What Is Child Abuse?
The signs of emotional/physical/sexual and neglect abuse aren’t always so clear.
What makes abuse even harder to stop is that most of the time, the abuser is someone the child knows.
The child may be reluctant to say something because she may want to protect that person or is afraid of what they will do if she speaks up.
It’s important to know how to recognize different types of abuse, and what you can do if you suspect it.
Child abuse happens when someone harms a child’s body or emotional health, development, and well-being. There are 4 main types.
Physical abuse means that someone hurts a child’s body or puts her in physical danger. It doesn’t matter if the child gets seriously hurt or if it leaves a mark. Any harm is abuse. It includes when someone:
- Burns a child.
- Hits, kicks, or bites
- Holds the child underwater
- Shakes or throws the child
- Throws objects at the child
- Ties up the child
Sexual abuse is any kind of sexual activity with a child, not just physical contact. It includes when someone:
- Forces a child to take part in pornographic pictures or videos.
- Has any sexual contact with the child, from kissing in a sexual way to having sex.
- Makes phone calls or sends emails, texts, or other messages that are sexual in any way.
- Shows the child someone else’s genitals, as with “flashing”.
- Shows pornography.
- Tells “dirty” jokes or stories.
Emotional abuse is a pattern of behaviours that harm a child’s emotional well-being and development. This can mean when someone:
- Abuses others when the child is around, such as a parent, brother, sister, or pet
- Fails to show love and affection
- Ignores the child and doesn’t give emotional support and guidance
- Shames, belittles, criticizes, or embarrasses
- Teases, threatens, bullies, or yells
Neglect is when a caregiver doesn’t give the child basic care and protection, such as:
- Heat in cold weather
- Housing with clean living conditions
- Medical care
Neglect is also when someone leaves the child alone for long stretches of time or under dangerous conditions.
The Signs of Abuse
Signs of Physical Abuse
commonly on the head but also on the ear or neck or soft areas – the abdomen, back and buttocks
- defensive wounds commonly on the forearm, upper arm, back of the leg, hands or feet
- clusters of bruises on the upper arm, outside of the thigh or on the body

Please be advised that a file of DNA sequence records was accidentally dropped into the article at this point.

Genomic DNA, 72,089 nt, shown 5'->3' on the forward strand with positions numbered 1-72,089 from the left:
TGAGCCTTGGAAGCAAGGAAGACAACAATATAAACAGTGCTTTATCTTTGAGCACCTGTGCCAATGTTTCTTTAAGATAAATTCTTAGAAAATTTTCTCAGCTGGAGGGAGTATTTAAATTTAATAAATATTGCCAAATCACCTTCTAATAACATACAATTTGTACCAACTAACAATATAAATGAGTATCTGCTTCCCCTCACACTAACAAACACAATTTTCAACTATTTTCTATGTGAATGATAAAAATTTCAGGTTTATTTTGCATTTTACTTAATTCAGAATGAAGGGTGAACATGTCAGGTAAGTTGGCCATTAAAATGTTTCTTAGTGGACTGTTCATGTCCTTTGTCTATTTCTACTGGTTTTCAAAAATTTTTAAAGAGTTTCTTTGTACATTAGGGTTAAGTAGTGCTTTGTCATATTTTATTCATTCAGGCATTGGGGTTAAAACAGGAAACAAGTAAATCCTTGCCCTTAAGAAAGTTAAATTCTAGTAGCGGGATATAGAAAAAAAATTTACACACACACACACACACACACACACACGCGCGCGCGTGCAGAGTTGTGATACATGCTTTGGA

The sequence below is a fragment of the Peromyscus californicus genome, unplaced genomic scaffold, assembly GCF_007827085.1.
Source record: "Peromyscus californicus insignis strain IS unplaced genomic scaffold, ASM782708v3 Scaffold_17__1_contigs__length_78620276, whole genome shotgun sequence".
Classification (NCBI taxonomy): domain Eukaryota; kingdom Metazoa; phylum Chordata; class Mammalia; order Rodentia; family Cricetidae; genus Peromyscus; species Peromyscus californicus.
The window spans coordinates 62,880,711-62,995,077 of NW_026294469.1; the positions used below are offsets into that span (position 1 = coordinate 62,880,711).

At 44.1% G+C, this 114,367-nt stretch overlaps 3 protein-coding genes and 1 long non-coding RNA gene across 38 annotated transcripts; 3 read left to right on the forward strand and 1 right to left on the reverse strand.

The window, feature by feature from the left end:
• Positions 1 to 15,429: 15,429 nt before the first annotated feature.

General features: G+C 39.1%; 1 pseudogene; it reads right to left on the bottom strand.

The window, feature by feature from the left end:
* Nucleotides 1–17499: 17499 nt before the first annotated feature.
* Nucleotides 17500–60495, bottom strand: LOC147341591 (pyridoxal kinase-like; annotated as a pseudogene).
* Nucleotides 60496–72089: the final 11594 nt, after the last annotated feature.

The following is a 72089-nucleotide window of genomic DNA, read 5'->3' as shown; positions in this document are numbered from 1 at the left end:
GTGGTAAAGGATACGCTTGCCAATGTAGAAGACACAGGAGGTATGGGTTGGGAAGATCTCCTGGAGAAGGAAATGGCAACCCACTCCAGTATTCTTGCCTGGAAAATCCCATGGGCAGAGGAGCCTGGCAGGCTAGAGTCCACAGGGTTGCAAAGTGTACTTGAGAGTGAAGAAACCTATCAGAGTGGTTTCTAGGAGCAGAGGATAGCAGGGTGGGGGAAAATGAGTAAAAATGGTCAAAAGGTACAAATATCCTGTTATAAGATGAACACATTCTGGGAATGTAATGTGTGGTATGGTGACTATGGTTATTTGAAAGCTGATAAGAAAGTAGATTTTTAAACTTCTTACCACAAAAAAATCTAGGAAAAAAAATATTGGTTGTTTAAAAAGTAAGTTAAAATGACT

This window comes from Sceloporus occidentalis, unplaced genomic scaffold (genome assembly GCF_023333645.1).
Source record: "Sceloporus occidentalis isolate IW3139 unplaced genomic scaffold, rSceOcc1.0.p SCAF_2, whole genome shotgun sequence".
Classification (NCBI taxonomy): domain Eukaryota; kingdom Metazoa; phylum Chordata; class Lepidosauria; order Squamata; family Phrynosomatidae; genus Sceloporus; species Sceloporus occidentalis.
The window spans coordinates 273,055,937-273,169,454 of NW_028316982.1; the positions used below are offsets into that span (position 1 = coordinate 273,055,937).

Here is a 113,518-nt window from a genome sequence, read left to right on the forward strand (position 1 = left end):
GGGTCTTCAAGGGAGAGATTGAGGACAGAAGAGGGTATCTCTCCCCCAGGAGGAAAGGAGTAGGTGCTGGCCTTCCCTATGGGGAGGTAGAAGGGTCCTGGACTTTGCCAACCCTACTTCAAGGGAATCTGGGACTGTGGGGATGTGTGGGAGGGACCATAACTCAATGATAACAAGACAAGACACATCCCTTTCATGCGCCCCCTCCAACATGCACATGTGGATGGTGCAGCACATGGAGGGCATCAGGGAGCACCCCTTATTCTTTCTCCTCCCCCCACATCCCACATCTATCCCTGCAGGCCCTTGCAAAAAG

- bruises with dots of blood under the skin
- a bruised scalp and swollen eyes from hair being pulled violently
- bruises in the shape of a hand or object.
Burns and Scalds
- can be from hot liquids, hot objects, flames, chemicals or electricity
- on the hands, back, shoulders or buttocks; scalds may be on lower limbs, both arms and/or both legs
- a clear edge to the burn or scald
- sometimes in the shape or an implement for example, a circular cigarette burns
- multiple burns or scalds.
- usually oval or circular in shape
- visible wounds, indentations or bruising from individual teeth.
- fractures to the ribs or the leg bones in babies
- multiple fractures or breaks at different stages of healing
- effects of poisoning such as vomiting, drowsiness or seizures
- respiratory problems from drowning, suffocation or poisoning
Signs of Sexual Abuse May Include;
- Avoiding a certain person for no clear reason
- Bloody, torn, or stained underwear
- Bruising or bleeding around the genitals
- Pain and itching around the genitals that might cause problems walking or sitting
- Pregnancy or STDs, especially for boys and girls under 14 years old
- Refusing to change clothes in front of others
- Running away from home
- Sexual activity or knowledge that people usually have only when they’re older
Signs of Emotional Abuse May Include;
- Constant worry about doing something wrong
- Speech problems or delays in learning and emotional development
- Depression and low self-esteem
- Doing poorly in school
- Extreme behaviour, such as being way too obedient or way too demanding
- Headaches and stomach-aches with no clear cause
- The child doesn’t seem close to a parent or caregiver
- Showing little interest in friends and activities
Signs of neglect May Include;
- Always looking dirty
- Being left alone or in the care of other young children
- Eating more than usual at a meal or saving food for later
- Doesn’t get medical, dental, or mental health care
- Missing a lot of school
- Poor weight gain and growth
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